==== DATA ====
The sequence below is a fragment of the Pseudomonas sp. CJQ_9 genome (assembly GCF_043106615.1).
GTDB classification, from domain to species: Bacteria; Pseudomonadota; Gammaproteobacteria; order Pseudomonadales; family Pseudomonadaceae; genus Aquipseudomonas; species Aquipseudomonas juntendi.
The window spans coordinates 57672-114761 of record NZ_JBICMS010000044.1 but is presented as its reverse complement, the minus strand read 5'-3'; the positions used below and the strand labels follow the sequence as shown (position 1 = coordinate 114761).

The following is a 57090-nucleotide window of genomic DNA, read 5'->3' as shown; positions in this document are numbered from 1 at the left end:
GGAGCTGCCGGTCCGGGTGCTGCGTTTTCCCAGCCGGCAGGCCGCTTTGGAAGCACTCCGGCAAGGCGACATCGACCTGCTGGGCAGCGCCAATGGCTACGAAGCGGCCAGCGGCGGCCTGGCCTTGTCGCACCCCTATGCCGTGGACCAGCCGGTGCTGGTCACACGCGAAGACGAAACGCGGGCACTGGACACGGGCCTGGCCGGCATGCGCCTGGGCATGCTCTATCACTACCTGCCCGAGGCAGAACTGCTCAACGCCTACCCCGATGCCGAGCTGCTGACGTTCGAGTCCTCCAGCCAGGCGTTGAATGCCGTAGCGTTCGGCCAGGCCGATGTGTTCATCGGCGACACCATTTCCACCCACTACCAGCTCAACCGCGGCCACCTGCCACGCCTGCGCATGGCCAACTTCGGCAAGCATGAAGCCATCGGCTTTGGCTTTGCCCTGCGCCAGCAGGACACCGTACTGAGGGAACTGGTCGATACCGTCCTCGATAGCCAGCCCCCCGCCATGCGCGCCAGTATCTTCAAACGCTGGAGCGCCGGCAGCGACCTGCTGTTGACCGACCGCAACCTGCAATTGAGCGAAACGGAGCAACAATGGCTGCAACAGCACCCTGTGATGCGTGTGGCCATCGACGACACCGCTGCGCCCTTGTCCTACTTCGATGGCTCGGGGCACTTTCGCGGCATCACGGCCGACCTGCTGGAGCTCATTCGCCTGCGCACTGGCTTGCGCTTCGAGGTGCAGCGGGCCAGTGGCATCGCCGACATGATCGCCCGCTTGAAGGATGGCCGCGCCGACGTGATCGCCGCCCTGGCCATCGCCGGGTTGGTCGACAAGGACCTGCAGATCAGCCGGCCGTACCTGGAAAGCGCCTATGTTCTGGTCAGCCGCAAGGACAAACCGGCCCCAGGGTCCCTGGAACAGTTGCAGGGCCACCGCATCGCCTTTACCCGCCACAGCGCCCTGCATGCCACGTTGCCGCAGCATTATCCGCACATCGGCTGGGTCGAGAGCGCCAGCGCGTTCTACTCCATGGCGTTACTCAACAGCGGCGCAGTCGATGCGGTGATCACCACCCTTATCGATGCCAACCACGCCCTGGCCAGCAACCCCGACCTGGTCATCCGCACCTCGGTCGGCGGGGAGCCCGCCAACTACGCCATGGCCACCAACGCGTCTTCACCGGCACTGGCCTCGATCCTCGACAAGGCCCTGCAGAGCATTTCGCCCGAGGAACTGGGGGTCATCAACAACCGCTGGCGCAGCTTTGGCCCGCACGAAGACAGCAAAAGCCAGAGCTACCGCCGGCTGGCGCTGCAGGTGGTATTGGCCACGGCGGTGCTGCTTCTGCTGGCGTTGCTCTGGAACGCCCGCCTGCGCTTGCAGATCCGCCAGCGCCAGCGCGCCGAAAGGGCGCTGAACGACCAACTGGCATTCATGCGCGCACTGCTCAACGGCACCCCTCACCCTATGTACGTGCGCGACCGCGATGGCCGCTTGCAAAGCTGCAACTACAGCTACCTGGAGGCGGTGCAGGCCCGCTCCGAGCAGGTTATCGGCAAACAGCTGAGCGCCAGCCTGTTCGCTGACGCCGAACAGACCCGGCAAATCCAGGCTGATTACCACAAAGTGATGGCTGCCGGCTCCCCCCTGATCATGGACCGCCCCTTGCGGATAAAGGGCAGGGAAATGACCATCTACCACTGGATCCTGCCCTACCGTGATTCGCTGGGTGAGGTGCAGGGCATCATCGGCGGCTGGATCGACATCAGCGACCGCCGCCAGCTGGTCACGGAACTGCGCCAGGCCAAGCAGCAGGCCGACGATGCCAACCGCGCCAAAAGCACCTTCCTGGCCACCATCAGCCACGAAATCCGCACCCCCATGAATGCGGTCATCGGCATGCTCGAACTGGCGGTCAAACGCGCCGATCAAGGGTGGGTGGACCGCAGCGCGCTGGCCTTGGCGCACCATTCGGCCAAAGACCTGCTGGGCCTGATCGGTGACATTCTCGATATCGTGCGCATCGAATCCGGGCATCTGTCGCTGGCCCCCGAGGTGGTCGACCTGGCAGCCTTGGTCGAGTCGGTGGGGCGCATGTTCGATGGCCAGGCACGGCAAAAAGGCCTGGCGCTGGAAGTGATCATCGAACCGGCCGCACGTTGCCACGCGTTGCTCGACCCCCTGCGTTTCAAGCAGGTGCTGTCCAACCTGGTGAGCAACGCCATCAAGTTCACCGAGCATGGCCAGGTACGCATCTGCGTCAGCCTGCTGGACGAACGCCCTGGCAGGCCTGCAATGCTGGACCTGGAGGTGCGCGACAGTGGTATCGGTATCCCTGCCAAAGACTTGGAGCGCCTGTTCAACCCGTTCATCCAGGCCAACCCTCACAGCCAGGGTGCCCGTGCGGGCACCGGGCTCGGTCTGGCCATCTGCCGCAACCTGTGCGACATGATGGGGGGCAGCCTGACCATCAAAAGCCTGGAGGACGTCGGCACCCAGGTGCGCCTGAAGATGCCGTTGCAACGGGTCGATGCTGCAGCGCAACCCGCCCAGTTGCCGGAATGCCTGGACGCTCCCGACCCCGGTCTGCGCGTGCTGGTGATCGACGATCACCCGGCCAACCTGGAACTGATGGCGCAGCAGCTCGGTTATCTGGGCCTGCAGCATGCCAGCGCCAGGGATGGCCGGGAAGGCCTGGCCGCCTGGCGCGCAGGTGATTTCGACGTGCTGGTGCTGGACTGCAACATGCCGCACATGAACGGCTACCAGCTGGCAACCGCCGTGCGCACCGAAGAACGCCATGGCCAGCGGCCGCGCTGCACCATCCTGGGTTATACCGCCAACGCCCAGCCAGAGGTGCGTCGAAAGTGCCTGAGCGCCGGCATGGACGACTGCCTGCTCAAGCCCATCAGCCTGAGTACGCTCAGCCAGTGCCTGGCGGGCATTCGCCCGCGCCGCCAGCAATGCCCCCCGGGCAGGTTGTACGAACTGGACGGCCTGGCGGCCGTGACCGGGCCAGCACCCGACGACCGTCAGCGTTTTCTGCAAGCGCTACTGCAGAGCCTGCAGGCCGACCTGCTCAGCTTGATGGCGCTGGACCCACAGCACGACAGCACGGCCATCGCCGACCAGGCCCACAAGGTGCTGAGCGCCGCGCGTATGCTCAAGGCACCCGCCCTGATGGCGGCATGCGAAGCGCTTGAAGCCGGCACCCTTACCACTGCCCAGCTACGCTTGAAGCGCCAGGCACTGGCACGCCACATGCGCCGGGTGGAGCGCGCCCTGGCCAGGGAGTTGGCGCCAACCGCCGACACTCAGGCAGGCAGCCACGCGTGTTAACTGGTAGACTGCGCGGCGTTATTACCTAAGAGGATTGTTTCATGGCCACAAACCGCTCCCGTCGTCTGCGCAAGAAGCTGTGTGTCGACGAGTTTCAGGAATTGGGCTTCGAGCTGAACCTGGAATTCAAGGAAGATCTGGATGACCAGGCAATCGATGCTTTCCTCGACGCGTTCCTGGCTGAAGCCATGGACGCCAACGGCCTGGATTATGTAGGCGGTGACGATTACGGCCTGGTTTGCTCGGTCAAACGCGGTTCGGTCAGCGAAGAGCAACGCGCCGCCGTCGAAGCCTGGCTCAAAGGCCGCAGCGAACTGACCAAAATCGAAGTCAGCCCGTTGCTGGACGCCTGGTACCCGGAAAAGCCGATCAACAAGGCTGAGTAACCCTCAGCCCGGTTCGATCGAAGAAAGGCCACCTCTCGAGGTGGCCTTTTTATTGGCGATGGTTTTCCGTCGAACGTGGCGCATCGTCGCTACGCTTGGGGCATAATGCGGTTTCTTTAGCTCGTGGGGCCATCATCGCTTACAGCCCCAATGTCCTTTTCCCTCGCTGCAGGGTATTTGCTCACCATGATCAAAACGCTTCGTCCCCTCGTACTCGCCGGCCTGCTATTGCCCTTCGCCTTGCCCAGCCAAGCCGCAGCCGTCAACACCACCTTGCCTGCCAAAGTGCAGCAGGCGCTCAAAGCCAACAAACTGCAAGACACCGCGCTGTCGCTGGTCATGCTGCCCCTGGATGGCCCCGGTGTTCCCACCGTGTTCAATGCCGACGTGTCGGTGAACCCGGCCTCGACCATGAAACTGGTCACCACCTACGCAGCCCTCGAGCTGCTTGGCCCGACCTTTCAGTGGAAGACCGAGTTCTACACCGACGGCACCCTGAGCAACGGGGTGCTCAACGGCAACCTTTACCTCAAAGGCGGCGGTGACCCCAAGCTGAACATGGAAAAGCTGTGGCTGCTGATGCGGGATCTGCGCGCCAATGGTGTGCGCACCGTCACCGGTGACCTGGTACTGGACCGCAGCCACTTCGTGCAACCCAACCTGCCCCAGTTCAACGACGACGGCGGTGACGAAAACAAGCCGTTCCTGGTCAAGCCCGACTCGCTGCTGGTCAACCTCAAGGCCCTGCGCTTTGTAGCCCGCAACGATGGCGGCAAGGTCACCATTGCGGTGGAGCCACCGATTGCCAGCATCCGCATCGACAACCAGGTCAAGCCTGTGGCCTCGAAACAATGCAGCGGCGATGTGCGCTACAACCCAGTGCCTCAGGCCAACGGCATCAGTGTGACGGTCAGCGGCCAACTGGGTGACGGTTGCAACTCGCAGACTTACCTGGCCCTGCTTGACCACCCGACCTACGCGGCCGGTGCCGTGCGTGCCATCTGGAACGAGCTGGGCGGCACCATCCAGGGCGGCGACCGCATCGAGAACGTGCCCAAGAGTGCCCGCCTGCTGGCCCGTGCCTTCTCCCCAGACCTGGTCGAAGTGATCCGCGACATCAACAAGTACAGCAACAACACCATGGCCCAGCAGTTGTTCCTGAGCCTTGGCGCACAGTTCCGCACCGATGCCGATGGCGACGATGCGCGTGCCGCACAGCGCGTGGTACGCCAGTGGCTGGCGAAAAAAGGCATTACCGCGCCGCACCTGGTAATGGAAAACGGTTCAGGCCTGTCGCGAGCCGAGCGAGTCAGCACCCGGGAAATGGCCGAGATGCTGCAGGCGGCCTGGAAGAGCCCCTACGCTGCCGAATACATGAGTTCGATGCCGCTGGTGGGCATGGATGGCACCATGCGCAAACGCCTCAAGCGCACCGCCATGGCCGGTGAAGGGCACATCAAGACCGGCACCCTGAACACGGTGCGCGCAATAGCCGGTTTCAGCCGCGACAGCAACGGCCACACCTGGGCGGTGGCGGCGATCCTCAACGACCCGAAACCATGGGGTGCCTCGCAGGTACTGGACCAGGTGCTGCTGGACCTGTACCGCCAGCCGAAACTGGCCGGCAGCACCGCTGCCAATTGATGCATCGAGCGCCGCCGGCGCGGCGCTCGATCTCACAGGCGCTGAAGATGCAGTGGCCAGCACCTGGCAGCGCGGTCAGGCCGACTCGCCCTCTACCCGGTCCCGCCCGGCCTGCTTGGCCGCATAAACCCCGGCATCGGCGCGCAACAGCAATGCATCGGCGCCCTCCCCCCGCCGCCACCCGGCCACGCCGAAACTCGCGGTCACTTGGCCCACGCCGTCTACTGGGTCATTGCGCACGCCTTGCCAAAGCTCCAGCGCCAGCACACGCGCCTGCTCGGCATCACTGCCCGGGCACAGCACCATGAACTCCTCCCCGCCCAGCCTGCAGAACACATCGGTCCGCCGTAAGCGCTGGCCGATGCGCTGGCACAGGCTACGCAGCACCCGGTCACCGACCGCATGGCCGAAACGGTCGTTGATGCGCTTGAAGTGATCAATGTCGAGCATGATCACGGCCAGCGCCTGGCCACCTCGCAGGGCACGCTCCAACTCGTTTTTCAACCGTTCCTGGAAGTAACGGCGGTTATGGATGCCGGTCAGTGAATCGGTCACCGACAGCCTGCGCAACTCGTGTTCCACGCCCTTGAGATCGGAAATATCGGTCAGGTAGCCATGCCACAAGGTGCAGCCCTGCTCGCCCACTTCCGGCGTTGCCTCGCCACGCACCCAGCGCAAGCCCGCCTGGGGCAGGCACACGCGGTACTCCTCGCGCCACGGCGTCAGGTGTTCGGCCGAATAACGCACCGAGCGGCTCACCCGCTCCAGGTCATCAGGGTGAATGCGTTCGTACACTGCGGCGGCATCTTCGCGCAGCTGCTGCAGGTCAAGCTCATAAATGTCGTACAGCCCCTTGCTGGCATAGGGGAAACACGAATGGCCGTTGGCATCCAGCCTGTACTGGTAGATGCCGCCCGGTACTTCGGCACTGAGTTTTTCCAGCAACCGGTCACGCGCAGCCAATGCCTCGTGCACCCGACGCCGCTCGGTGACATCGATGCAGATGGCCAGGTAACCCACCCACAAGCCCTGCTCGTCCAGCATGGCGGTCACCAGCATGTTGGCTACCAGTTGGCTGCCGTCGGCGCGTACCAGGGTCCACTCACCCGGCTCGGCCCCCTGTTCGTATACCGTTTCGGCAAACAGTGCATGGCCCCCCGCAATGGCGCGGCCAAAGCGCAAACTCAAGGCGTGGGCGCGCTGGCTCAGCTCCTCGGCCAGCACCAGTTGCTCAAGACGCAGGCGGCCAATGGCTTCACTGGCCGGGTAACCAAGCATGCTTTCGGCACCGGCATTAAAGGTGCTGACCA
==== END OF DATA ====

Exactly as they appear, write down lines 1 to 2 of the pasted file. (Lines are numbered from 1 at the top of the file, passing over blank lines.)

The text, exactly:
The sequence below is a fragment of the Pseudomonas sp. CJQ_9 genome (assembly GCF_043106615.1).
GTDB classification, from domain to species: Bacteria; Pseudomonadota; Gammaproteobacteria; order Pseudomonadales; family Pseudomonadaceae; genus Aquipseudomonas; species Aquipseudomonas juntendi.